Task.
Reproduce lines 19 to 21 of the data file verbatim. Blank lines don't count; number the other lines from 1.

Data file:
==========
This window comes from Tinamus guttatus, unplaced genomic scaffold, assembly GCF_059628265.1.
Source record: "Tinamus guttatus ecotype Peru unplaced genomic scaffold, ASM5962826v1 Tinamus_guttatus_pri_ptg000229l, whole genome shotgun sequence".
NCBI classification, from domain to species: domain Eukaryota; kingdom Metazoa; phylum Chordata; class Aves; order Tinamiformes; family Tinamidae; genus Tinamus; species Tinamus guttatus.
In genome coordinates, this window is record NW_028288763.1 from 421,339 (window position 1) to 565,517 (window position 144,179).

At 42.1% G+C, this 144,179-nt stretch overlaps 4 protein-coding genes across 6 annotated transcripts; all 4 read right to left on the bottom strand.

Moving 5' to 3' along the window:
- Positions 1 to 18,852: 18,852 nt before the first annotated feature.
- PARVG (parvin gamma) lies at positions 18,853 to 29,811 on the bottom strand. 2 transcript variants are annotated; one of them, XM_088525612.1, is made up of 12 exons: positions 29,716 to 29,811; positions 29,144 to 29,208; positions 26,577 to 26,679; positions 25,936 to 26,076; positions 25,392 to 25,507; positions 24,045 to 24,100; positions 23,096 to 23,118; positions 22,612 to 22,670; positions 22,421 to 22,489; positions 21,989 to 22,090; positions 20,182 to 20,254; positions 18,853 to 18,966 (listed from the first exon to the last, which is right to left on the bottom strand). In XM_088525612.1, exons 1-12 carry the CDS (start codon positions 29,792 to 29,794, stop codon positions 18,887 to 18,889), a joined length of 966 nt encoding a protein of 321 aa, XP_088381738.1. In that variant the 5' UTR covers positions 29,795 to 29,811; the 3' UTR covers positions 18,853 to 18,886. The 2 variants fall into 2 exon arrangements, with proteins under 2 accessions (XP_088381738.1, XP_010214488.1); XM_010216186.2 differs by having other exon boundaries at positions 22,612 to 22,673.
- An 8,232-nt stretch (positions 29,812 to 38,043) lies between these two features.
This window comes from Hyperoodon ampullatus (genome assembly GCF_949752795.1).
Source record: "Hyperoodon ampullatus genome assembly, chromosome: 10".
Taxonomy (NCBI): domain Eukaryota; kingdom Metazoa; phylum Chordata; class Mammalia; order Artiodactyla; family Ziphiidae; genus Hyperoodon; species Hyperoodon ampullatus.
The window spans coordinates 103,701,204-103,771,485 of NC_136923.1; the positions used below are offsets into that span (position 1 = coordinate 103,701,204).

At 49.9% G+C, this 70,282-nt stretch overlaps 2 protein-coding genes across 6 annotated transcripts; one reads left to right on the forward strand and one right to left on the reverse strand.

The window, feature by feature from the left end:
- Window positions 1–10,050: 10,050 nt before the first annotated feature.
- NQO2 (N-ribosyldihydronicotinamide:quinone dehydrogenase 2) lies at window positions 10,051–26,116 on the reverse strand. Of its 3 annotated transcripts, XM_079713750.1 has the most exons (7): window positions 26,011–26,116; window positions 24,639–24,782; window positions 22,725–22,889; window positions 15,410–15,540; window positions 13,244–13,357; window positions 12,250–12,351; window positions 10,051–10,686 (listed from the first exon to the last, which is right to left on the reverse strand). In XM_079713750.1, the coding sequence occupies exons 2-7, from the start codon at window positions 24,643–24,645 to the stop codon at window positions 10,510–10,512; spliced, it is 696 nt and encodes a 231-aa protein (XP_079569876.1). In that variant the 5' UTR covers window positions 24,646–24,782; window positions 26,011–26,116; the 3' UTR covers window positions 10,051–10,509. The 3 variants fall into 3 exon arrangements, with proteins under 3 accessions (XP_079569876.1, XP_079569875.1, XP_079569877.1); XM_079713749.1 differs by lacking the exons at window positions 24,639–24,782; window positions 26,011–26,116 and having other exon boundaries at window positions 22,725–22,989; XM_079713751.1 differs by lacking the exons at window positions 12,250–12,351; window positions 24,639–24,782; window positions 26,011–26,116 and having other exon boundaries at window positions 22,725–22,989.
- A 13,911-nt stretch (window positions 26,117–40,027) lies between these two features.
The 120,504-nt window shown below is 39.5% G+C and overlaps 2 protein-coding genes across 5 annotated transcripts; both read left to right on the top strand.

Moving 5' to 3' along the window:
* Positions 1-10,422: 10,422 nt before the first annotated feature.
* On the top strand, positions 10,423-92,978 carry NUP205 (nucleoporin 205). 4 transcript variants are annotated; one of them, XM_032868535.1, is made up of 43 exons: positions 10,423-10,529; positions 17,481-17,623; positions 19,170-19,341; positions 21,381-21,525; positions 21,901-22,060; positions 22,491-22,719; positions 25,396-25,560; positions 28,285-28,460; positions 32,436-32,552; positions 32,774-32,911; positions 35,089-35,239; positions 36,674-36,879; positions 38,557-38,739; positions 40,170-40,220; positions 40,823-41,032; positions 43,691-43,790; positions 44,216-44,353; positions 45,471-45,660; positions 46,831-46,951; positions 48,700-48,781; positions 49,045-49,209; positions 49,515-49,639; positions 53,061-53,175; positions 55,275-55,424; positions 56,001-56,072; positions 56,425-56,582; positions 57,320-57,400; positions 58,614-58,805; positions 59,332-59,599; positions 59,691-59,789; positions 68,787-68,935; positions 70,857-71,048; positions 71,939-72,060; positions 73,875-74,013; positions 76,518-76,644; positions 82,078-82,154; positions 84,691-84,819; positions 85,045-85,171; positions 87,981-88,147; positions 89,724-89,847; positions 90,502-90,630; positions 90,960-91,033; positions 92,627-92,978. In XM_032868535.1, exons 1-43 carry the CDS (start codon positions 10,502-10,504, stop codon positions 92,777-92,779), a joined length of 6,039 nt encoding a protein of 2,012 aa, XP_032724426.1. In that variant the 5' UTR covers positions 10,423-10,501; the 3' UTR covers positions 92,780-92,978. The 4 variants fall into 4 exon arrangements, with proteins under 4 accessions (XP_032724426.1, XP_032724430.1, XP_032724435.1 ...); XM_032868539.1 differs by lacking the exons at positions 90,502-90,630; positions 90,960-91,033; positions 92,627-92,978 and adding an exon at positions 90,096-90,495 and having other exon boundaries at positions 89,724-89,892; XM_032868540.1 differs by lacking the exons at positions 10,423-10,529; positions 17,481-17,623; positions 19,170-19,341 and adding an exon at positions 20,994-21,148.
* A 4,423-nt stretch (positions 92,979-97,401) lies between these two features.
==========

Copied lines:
The 120,504-nt window shown below is 39.5% G+C and overlaps 2 protein-coding genes across 5 annotated transcripts; both read left to right on the top strand.

Moving 5' to 3' along the window:
* Positions 1-10,422: 10,422 nt before the first annotated feature.